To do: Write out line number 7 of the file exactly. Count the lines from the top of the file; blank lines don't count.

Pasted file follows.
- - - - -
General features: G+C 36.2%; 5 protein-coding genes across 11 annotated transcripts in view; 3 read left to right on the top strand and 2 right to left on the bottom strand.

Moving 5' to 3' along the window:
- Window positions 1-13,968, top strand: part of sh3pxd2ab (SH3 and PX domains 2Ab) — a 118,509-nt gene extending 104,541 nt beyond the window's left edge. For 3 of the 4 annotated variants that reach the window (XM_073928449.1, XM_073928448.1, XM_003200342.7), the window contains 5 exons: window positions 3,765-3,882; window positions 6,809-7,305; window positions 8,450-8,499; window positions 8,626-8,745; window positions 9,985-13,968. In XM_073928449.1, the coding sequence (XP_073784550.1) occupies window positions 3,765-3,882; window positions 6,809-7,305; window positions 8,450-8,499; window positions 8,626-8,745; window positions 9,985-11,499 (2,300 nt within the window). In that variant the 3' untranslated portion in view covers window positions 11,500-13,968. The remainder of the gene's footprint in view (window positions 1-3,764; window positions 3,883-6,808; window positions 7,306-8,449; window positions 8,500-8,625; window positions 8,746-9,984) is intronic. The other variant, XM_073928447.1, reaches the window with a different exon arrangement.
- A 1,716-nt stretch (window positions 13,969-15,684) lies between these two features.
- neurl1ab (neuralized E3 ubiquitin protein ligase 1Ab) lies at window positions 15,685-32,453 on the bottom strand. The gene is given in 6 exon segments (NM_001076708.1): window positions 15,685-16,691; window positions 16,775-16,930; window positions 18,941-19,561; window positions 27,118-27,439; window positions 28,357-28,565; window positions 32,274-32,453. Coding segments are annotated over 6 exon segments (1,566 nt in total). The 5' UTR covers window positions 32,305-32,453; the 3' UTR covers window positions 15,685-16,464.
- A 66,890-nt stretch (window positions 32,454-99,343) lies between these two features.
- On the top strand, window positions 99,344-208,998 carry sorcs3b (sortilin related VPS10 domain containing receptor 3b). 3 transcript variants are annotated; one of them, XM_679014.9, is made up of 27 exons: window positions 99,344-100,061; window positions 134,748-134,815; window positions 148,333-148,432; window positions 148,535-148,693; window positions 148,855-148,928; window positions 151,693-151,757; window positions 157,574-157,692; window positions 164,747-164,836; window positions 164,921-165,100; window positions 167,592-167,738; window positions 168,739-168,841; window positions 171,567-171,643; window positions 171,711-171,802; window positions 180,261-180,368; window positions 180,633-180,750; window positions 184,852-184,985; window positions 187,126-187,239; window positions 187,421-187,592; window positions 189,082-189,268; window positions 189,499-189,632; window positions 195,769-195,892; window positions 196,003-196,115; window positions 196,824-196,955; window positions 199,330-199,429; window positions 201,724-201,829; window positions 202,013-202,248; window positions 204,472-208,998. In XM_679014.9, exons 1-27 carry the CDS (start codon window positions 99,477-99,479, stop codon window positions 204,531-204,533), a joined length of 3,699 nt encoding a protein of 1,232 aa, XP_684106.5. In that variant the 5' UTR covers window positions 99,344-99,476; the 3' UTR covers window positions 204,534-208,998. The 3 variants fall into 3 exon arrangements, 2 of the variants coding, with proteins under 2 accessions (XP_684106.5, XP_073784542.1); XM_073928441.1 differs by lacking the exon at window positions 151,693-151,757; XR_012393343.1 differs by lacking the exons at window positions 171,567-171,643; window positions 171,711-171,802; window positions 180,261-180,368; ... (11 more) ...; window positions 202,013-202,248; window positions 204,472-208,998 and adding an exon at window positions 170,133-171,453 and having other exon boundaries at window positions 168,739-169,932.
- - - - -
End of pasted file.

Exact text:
- On the top strand, window positions 99,344-208,998 carry sorcs3b (sortilin related VPS10 domain containing receptor 3b). 3 transcript variants are annotated; one of them, XM_679014.9, is made up of 27 exons: window positions 99,344-100,061; window positions 134,748-134,815; window positions 148,333-148,432; window positions 148,535-148,693; window positions 148,855-148,928; window positions 151,693-151,757; window positions 157,574-157,692; window positions 164,747-164,836; window positions 164,921-165,100; window positions 167,592-167,738; window positions 168,739-168,841; window positions 171,567-171,643; window positions 171,711-171,802; window positions 180,261-180,368; window positions 180,633-180,750; window positions 184,852-184,985; window positions 187,126-187,239; window positions 187,421-187,592; window positions 189,082-189,268; window positions 189,499-189,632; window positions 195,769-195,892; window positions 196,003-196,115; window positions 196,824-196,955; window positions 199,330-199,429; window positions 201,724-201,829; window positions 202,013-202,248; window positions 204,472-208,998. In XM_679014.9, exons 1-27 carry the CDS (start codon window positions 99,477-99,479, stop codon window positions 204,531-204,533), a joined length of 3,699 nt encoding a protein of 1,232 aa, XP_684106.5. In that variant the 5' UTR covers window positions 99,344-99,476; the 3' UTR covers window positions 204,534-208,998. The 3 variants fall into 3 exon arrangements, 2 of the variants coding, with proteins under 2 accessions (XP_684106.5, XP_073784542.1); XM_073928441.1 differs by lacking the exon at window positions 151,693-151,757; XR_012393343.1 differs by lacking the exons at window positions 171,567-171,643; window positions 171,711-171,802; window positions 180,261-180,368; ... (11 more) ...; window positions 202,013-202,248; window positions 204,472-208,998 and adding an exon at window positions 170,133-171,453 and having other exon boundaries at window positions 168,739-169,932.